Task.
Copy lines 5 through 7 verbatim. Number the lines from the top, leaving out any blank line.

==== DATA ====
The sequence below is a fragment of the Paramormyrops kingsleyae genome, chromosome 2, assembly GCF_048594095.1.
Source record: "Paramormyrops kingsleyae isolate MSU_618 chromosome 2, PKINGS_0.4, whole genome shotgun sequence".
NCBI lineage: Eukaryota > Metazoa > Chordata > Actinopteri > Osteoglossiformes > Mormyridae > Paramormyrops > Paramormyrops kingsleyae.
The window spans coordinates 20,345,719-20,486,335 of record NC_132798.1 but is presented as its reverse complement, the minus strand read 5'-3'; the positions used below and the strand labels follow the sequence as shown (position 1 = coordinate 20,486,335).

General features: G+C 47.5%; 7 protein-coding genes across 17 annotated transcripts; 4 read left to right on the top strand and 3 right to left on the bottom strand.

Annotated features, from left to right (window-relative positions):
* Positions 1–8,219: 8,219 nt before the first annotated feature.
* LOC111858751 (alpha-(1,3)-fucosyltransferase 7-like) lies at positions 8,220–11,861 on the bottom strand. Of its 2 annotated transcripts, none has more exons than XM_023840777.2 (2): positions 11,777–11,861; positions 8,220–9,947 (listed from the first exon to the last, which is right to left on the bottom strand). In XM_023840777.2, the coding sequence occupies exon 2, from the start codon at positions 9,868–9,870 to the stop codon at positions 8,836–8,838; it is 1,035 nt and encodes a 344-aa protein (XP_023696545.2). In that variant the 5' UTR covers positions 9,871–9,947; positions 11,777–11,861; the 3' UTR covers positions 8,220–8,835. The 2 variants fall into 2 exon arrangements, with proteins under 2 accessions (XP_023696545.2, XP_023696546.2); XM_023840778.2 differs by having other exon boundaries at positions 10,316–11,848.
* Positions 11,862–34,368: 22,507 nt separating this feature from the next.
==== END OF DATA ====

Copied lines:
General features: G+C 47.5%; 7 protein-coding genes across 17 annotated transcripts; 4 read left to right on the top strand and 3 right to left on the bottom strand.

Annotated features, from left to right (window-relative positions):
* Positions 1–8,219: 8,219 nt before the first annotated feature.